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[css3-writing-modes] A report from a meeting w/Japanese publishing group

From: Koji Ishii <kojiishi@gluesoft.co.jp>
Date: Fri, 13 Jan 2012 12:10:39 -0500
To: "www-style@w3.org" <www-style@w3.org>, Eric Muller <emuller@adobe.com>
Message-ID: <A592E245B36A8949BDB0A302B375FB4E0D242AC6F1@MAILR001.mail.lan>
I had a meeting with Kadokawa, one of the biggest publishing company group in Japan. Guys working on EPUB in Japan had setup a meeting with them and kindly invited me, so I'm writing this to share what I heard at the meeting with whom interested in digital publishing situations in Japan.

About a month ago, the EBPAJ (The Electronic Book Publishers Association of Japan)[1] made an announcement[2] that they have started a project to test interoperability of EPUB readers. As EPUB3 became REC last October, and readers started appearing in the market, they soon realized that interoperability is one of the issues they need to resolve. The EBPAJ is primarily focused on magazines, and Kadokawa is one of the central member of the activity within the EBPAJ.

They believe in future of EPUB and W3C technologies so much that they want to solve problems they can, and this project is one of such efforts. They're planning to do the followings in this project:

1. Listen to the member publishers to create a list of features and test cases they would care.
2. Create a test suite and ask which features vendors support. The group will also run tests for major readers and browsers by themselves.
3. Publish the result so that content holders can decide which platforms to support. They expect the result also helps creating in-house rules to author interoperable HTML/CSS/EPUB for readers/browsers they want to support. They target to publish the result on March 2012.

They also mentioned that the glyph orientation in vertical text flow is one of the issues they are looking into, which is one of the hottest topic in writing-modes[3] and UTR#50[4]. It used to happen in the past that digital publishing platforms rendering different glyph orientation by OS/fonts, so they were not surprised much, but they recognized that EPUB has the issue and that they need to investigate further. They're welcoming our efforts to define orientations in the spec, although, no promise on dates is one of the biggest concern. How they would test it hasn't finalized yet, I'll keep in touch with them.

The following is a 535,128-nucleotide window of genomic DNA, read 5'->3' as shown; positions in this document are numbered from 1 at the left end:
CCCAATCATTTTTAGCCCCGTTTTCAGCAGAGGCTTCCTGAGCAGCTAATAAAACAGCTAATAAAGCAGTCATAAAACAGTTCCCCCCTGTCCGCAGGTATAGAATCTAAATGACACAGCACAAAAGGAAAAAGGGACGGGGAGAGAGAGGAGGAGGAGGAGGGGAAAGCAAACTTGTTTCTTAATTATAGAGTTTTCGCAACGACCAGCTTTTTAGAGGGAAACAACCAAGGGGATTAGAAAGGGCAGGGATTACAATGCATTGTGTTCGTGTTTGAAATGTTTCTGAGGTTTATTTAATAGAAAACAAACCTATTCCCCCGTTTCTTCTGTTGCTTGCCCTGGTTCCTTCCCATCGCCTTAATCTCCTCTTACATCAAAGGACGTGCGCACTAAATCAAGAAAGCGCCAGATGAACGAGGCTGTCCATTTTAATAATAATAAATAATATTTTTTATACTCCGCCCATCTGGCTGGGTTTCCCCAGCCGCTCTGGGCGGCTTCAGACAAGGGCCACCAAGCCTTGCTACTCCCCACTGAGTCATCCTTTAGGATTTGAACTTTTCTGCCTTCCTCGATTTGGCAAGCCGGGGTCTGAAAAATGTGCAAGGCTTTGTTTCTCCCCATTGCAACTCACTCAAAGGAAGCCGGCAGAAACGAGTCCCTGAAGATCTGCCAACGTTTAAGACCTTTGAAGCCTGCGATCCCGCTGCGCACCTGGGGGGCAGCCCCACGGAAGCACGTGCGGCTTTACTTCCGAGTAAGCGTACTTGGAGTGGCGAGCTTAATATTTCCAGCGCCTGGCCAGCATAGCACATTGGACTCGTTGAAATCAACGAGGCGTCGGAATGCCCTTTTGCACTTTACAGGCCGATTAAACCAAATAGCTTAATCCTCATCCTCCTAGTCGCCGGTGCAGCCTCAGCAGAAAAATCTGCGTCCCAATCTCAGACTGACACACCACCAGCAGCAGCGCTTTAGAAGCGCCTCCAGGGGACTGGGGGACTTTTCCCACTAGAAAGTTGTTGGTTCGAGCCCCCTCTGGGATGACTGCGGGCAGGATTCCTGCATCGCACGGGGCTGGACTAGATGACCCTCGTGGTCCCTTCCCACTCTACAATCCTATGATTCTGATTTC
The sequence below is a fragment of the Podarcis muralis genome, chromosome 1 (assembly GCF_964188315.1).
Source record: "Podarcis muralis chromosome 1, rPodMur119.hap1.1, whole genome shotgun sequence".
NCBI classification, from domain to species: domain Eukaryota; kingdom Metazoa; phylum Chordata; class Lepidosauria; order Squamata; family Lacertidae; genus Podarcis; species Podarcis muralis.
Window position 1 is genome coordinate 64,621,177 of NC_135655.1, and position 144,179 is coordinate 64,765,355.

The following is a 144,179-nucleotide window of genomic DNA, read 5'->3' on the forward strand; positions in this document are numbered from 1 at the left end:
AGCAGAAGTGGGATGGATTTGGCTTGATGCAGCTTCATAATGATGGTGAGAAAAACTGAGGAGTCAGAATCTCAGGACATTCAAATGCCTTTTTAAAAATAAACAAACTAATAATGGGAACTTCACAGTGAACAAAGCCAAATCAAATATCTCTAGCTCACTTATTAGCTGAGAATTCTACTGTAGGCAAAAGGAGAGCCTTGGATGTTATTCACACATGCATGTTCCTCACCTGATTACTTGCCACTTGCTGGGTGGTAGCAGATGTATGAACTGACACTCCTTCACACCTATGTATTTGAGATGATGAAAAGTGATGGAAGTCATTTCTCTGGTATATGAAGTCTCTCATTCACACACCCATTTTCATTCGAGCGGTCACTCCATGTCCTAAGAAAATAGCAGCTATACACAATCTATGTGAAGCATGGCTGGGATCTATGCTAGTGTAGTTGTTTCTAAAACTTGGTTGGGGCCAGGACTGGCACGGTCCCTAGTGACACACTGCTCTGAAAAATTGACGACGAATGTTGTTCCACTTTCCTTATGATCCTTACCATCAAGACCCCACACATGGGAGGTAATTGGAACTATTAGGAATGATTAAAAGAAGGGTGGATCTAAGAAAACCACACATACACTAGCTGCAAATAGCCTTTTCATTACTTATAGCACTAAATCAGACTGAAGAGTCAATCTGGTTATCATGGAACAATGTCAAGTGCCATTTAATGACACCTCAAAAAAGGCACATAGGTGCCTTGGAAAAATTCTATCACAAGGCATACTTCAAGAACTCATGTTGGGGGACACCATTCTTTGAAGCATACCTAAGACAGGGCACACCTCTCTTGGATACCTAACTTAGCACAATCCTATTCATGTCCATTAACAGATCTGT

It looked to me that they were a bit surprised that many symbol and punctuation glyphs used in their contents appear in sideways in today's implementations, more than in other existing digital publishing platforms. But they're professional content holders that, once spec was finalized and implemented (or they have figured out behavior if spec didn't meet their timeframe,) they could create internal rules or system to wrap every symbol and punctuation character in <span>s and set the text-orientation property[5] on them. They said they can live with any rules as long as the rules are clear, there's a workaround (i.e., span + text-orientation property,) and it won't change, but it still holds true that the less <span>s they need to use, the better.

[1] http://www.ebpaj.jp/ (Japanese)
[2] http://www.ebpaj.jp/images/epub_20111216.pdf (Japanese)
[3] http://dev.w3.org/csswg/css3-writing-modes/
[4] http://www.unicode.org/reports/tr50/
[5] http://dev.w3.org/csswg/css3-writing-modes/#text-orientation

Regards,
Koji
Received on Friday, 13 January 2012 17:15:54 GMT

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